There are several reasons to recommend this book. Firstly it is a good historical drama with a rich cast of interesting characters and contexts. The author is a good narrator and takes us through the stories briskly and thoroughly. He gives enough detail to make the point, and if you need further evidence there is a useful reference list as well.

Secondly this book is good at separating the events that happened during the middle ages from the myths and pejorative labels that have been attached to the middle ages by later observers for their own purposes. This book shows that there were never many believers in a flat earth. This book shows that the Christian milieu provided a fertile growing ground for science and was not opposed to science. Conflicts between a literal reading of the bible and science were resolved sensibly and quickly.

The people living in the middle ages did not know they were in the middle of anything. They were humans with their own strengths and weaknesses trying to make sense of the world they found themselves in. They struggled with this as well as they could do and made huge intellectual and technological progress, which we in turn have built on. This book is a glorious story of people and how they used knowledge to better their understanding of the world. It is a glorious example of a historian writing to explore and understand how the world appeared to his subjects, rather than to impose his modern views on a past people.

This book increases our respect for the great medieval scholars and their work, and its role in helping us to get to where we are now. It is a great rehabilitation exercise on an often unjustly mocked period of history. I can recommend it highly to other readers.
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34 of 35 people found the following review helpful
5.0 out of 5 stars On the shoulders of (medieval) giants 29 Mar 2010
Format:Paperback
What did the Middle Ages ever do for us--for science in particular? Not a lot, I hear you say? The Greeks laid the foundations, and then, after the fall of Rome, a great darkness descended on the intellectual world for about a thousand years. During this time no major advances were made, and any attempts to make progress were swiftly suppressed by the dominant ecclesiastical establishment. Then, finally, the light began to dawn, the classics were rediscovered, reason broke free from tradition, and the modern era was born.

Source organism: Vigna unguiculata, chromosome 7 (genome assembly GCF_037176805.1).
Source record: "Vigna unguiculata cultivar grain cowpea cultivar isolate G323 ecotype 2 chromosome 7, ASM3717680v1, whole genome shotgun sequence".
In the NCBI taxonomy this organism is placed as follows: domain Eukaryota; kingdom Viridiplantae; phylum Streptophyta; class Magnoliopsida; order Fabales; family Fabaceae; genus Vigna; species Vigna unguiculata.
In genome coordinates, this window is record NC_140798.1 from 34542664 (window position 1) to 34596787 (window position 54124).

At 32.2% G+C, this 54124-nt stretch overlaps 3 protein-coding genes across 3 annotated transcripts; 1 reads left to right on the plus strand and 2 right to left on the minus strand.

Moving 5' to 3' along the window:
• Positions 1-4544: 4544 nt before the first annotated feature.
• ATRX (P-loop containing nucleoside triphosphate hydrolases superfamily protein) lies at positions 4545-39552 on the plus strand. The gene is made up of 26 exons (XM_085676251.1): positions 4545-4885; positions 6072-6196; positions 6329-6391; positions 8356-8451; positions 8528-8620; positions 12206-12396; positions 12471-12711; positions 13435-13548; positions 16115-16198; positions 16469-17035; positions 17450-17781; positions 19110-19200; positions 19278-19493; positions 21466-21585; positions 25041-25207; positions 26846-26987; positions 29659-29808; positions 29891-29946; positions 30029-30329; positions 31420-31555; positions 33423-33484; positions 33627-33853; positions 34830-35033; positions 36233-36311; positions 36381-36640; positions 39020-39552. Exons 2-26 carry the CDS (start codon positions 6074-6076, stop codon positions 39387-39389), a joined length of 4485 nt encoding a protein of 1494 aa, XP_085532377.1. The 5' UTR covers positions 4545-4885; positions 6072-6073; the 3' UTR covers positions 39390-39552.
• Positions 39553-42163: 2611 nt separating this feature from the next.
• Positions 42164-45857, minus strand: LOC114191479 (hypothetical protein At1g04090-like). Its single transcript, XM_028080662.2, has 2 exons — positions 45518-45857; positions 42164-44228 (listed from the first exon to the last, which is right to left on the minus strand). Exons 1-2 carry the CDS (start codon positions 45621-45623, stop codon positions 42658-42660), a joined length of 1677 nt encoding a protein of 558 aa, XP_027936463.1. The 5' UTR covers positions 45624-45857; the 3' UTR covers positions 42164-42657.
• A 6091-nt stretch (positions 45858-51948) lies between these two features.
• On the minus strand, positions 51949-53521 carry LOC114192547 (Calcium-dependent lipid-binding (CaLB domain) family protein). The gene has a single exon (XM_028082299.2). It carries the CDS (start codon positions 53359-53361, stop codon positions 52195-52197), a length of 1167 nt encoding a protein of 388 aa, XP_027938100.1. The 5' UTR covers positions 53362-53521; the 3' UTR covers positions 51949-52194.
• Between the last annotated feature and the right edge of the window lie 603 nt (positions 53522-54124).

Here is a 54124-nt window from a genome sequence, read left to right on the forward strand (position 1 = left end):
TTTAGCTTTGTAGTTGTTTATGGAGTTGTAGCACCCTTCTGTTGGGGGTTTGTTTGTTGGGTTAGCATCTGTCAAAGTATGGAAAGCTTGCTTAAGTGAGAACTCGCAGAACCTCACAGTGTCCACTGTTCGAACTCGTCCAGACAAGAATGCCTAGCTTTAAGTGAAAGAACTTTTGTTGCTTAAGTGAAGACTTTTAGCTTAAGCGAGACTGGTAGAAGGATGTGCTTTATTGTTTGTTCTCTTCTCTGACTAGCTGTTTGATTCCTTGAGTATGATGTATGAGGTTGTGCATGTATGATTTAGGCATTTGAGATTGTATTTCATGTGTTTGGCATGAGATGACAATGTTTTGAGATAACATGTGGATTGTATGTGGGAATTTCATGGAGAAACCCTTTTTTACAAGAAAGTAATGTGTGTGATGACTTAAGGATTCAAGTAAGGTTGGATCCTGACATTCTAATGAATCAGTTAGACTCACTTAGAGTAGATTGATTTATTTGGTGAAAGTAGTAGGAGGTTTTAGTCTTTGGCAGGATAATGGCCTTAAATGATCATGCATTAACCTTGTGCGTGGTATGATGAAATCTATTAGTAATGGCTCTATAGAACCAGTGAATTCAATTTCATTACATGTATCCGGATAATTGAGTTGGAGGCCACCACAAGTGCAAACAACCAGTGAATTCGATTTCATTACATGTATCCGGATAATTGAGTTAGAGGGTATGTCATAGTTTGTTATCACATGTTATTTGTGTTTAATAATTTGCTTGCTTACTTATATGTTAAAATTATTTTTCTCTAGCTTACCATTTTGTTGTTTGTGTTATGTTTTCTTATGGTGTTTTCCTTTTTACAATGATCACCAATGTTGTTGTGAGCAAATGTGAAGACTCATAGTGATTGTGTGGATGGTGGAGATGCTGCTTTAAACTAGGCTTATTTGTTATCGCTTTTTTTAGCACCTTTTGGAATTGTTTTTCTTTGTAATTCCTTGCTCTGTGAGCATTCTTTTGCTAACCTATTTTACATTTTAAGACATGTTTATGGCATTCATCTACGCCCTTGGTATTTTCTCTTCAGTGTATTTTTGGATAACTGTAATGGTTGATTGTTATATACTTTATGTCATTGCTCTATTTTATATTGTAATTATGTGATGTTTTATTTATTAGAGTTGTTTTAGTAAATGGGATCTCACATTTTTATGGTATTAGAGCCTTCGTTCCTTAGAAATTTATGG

Right?

Not at all, says James Hannam in his recent and highly accessible book (with a wealth of highly inaccessible contemporary scholarship to back him up). God's Philosophers: How the Medieval World Laid the Foundations of Modern Science (Icon Books, 2009) seeks to do away with the simplistic and inaccurate view the most people (myself included) have tended to have concerning intellectual achievements of the Middle Ages.

But how could such a misrepresentation arise? Quite easily, in fact. History can easily been rewritten, or re-spun, to give the impression that all that went before was insignificant ("Middle Ages") and repressive ("Dark Ages"), but that now we have life ("Renaissance"), light ("Enlightenment"), progress ("Modern") and real transformation ("Reformation" and "revolution", even "scientific revolution"). Anyone with an axe to grind against their predecessors will soon pile in to reinforce the stereotypes.

So what did these "Middle Ages" do for modern science? The rest of the book takes us on a remarkably enjoyable whistle-stop tour of the period to find out, as we meet one "giant" after another.
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14 of 14 people found the following review helpful
5.0 out of 5 stars A timely and important book 22 Sep 2010
By E. L. Wisty TOP 500 REVIEWER VINE VOICE
Format:Paperback|Verified Purchase